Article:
The wine is out of this world, and the price is appropriately stratospheric.
Christie’s is selling a bottle of French wine that spent more than a year in orbit aboard the International Space Station, and the auction house believes a connoisseur might pay as much as a million dollars (£720,000) to own it.
The Petrus 2000 is one of 12 bottles sent into space in November 2019 by researchers exploring the potential for extraterrestrial agriculture. It returned 14 months later subtly altered, according to experts who sampled it at a tasting in France.
Tim Tiptree, international director of Christie’s wine and spirits department, said the space-aged wine was “matured in a unique environment” of near-zero gravity aboard the space station.
The trip turned a 10,000-dollar (£7,200) bottle of wine – known for its complexity, silky, ripe tannins and flavours of black cherry, cigar box and leather – into a scientific novelty — and still a fine bottle of wine, he added.
“It’s just a very harmonious wine that has the ability to age superbly, which is why it was chosen for this experiment,” he said. “It’s very encouraging that it was delicious on return to Earth.”
Private space start-up Space Cargo Unlimited sent the wine into orbit in November 2019 as part of an effort to make plants on Earth more resilient to climate change and disease by exposing them to new stresses.
Researchers also want to better understand the ageing process, fermentation and bubbles in wine.
At a taste test in March at the Institute for Wine and Vine Research in Bordeaux, a dozen connoisseurs compared one of the space-travelled wines to a bottle from the same vintage that had stayed in a cellar.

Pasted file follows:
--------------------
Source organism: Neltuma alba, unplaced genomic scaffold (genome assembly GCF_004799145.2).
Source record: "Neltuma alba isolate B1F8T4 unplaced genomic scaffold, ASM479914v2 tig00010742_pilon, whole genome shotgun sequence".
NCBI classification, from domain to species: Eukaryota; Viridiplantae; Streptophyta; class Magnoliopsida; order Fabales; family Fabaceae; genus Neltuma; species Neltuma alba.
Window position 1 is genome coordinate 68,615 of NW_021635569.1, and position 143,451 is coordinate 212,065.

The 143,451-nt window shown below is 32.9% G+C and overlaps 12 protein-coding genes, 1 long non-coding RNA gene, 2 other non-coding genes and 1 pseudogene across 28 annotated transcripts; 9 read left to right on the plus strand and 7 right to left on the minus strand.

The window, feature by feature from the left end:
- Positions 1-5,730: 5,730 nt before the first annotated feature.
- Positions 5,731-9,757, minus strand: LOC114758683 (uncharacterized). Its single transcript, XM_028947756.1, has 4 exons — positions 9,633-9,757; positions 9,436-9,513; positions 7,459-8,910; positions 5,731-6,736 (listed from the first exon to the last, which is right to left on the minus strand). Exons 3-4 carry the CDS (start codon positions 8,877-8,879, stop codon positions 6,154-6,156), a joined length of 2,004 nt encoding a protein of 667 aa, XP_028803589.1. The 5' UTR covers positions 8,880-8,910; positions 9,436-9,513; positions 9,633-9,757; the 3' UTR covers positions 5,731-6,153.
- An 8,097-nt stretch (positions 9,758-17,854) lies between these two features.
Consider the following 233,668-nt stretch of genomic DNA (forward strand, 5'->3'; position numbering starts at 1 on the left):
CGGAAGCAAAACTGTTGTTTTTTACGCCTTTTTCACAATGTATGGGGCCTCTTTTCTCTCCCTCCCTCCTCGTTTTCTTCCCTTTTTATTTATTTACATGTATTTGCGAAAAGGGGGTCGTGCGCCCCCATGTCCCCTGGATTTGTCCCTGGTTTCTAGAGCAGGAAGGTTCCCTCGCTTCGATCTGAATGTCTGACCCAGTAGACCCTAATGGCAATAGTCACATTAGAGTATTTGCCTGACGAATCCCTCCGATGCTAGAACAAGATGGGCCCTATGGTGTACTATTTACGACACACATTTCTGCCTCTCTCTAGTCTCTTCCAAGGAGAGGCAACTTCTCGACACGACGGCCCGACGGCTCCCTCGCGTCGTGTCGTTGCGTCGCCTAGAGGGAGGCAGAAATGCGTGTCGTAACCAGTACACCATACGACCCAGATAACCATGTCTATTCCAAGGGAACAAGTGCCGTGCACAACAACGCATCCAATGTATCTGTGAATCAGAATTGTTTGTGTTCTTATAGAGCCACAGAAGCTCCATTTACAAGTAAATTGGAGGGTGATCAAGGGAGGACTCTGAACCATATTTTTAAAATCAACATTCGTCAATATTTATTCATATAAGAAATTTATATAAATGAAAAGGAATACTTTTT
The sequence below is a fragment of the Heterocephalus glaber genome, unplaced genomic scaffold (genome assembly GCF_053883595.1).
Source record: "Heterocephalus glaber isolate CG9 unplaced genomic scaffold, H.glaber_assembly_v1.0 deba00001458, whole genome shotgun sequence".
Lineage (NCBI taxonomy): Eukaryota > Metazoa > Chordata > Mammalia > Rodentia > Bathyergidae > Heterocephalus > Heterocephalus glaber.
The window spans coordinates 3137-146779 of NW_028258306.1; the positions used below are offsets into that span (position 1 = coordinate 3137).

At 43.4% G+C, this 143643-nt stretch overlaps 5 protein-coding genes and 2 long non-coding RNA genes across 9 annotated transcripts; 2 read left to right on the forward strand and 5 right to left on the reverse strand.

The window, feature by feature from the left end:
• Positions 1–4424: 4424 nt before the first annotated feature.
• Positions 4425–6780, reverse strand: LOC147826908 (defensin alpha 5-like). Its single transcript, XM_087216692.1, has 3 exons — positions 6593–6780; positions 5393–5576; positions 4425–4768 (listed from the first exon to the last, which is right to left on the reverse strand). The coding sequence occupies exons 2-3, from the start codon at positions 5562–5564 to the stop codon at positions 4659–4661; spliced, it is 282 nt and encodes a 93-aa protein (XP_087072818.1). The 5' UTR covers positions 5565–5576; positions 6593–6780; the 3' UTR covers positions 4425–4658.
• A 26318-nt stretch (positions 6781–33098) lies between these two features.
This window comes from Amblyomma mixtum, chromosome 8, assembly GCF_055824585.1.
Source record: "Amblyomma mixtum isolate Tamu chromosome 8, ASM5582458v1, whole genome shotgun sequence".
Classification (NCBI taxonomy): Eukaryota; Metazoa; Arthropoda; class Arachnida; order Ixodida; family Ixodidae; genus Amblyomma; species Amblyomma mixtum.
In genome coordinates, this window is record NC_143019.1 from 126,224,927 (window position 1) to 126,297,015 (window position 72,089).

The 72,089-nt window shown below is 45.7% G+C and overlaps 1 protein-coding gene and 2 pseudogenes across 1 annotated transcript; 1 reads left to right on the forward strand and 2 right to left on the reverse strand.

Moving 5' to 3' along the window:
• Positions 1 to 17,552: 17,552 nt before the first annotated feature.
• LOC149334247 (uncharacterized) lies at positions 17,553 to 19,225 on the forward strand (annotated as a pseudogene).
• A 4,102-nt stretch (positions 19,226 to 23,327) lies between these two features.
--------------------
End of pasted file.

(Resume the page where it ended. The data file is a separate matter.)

They noted a difference that was hard to describe. Jane Anson, a writer with the wine publication Decanter, said the wine that remained on Earth tasted a bit younger, and the space version was slightly softer and more aromatic.
The wine, being offered by Christie’s in a private sale, comes with a bottle of terrestrial Petrus of the same vintage, a decanter, glasses and a corkscrew crafted from a meteorite.
It is all held in a hand-crafted wooden trunk with decoration inspired by science fiction pioneer Jules Verne and the Star Trek universe.
Proceeds from the sale will fund future research by Space Cargo Unlimited. Several other bottles from the dozen that went to space remain unopened, but Christie’s says there are no plans to sell any of them.
Mr Tiptree said the price estimate, “in the region of one million dollars”, reflects the sale’s likely appeal to a mix of wine connoisseurs, space buffs and the kind of wealthy people who collect “ultimate experiences”.
The lot includes the bottle of 2000 Petrus that remained on Earth so the buyer can compare the two — should they decide to open the one that went into orbit.
“I would hope that they will decide to drink it, but maybe not immediately,” Mr Tiptree said. “It’s at its peak drinking, but this wine will last probably another at least another two or three decades.”